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Osteoporosis in Men " Part Two

Thyroid hormones can speed up the bone turnover rate if they are at abnormally high levels which make the incidence of osteoporosis more likely although it is relatively simple to medically treat the person to maintain normal thyroid hormone levels. Men with osteoporosis who are given to high levels of alcohol consumption are about 5 percent of all male osteoporosis sufferers and their chance of developing a hip fracture is three times that of someone who does not consume alcohol. Alcohol suppresses the activity of cells which produce bone substance and also inhibits the absorption of calcium and other nutrients, all fitting together with the tendency to be unsteady to add up to significant bone loss plus a risk of falling over.

Stomach surgery and gastrointestinal tract diseases make the likelihood of developing osteoporosis more likely but the precise reason for this is not certain. Being intolerant to gluten in the diet, known as coeliac disease, initiates intestinal lining inflammation and this leads to the absorption of vitamins and minerals being poor. In a study of patients with coeliac disease, half were found to have low bone density despite following the correct diet.

Testing for bone density is usually recommended for anyone with a higher than average risk of developing osteoporosis. Osteoporosis can show up on a spinal x-ray as can an osteoporotic fracture, but it takes a loss of 30 percent of bone mass before it shows on an x-ray. This is not an accurate or sensitive way of measuring bone density which is now done by DEXA scanning or Dual Energy X-ray Absorptiometry. It is a reliable and accurate account of your bone density and thereby the risk of fracturing a bone. DEXA scans use very low doses of radiation and there is no undressing or discomfort involved in the scan.

Treatment may be prescribed by a rheumatological specialist or a general practitioner on the basis of a risk factor, fracture incidence or on the results of a scan. The results of a scan are checked against typical average results and overall fall into the osteoporotic, osteopoenic or normal ranges. Since many individual conditions can alter bone density in men these will be diagnosed, investigated and treated as they can have large effects in improving bone stock. Replacement therapy for testosterone can be as patches, injections, implants or tablets but this treatment is not risk free and discussion with a medical adviser is recommended.

Bone breakdown cells or osteoclasts are responsible for bone removal and their actions are slowed down by a class of drugs known as bisphosphonates. This permits the osteoblasts or bone building cells to work with so much opposition and increase the bone mass. Common drugs are called alendronate, etidronate and risedronate. In very acute spinal fractures there is very severe pain and calcitonin is used which again interferes with osteoclasts and gives pain relief. If a muscle developing effect is required then anabolic steroids can be used to boost both that and bone density. Calcium and supplementation with vitamin D is used in men but the specific role in not clear but is covered by having an appropriate diet and some exposure to sunlight.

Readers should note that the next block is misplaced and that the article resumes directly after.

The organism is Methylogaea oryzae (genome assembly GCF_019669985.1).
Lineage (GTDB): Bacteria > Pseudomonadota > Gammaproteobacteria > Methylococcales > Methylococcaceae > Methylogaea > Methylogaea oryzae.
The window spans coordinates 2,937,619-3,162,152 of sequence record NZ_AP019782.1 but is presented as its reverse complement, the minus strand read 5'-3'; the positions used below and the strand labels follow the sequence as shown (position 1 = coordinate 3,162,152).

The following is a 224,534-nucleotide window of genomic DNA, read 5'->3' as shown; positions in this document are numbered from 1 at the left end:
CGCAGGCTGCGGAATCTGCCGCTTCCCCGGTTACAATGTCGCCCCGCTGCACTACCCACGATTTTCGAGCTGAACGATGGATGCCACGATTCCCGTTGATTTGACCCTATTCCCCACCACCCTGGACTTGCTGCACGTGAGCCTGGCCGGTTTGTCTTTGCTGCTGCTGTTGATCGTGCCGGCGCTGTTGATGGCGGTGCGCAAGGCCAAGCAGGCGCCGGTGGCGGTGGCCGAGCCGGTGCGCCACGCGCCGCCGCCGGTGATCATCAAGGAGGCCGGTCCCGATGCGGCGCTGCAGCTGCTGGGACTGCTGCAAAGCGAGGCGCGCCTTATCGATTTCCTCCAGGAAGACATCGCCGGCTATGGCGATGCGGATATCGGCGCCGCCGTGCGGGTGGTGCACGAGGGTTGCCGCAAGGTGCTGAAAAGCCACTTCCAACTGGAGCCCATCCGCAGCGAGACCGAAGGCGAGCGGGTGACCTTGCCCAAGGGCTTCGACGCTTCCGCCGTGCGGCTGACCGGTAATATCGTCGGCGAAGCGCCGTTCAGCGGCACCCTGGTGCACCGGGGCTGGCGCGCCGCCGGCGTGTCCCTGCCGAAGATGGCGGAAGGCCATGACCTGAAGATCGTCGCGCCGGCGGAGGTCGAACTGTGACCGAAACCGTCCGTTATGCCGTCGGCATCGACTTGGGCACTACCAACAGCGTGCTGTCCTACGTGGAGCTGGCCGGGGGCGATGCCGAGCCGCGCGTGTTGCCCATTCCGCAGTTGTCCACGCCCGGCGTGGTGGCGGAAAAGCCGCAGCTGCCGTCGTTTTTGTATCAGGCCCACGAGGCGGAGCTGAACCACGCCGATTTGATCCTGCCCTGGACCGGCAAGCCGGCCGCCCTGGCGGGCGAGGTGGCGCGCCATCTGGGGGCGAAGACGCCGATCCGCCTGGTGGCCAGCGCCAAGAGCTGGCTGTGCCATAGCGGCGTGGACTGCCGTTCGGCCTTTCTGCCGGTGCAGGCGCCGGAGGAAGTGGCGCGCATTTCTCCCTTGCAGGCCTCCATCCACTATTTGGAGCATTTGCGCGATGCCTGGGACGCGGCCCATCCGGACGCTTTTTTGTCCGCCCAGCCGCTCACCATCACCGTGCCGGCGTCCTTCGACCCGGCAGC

We are responsible to some extent for keeping our bone density up to normal levels, with exercise and dietary intake being relevant factors. Genetic variation accounts for significant amounts of variation in our bone densities but our behaviour can also change it. Typical recommendations are to take a well-balanced diet and choices are suggested from four varied food groups: fruit and vegetables; pulses, eggs, nuts, fish and meat; milk and other dairy; breads and cereals. Milk and cheese foods are high in calcium and their consumption is important.

Being an active tissue, bones respond to not being used by losing some of the strength which does not seem to be necessary. Weight bearing exercise causes regular impacts onto the bone, stimulating it to maintain itself or get denser. Examples of useful exercise are fast walking, running, weight training, aerobics, tennis and skipping, all impact activities. Swimming and cycling do not give this impact effect so are less useful. A typical recommendation is to perform suitable exercise for 20 minutes continuously three times a week for best results. New treatments are continually being developed for drugs and exercise therapy.

 

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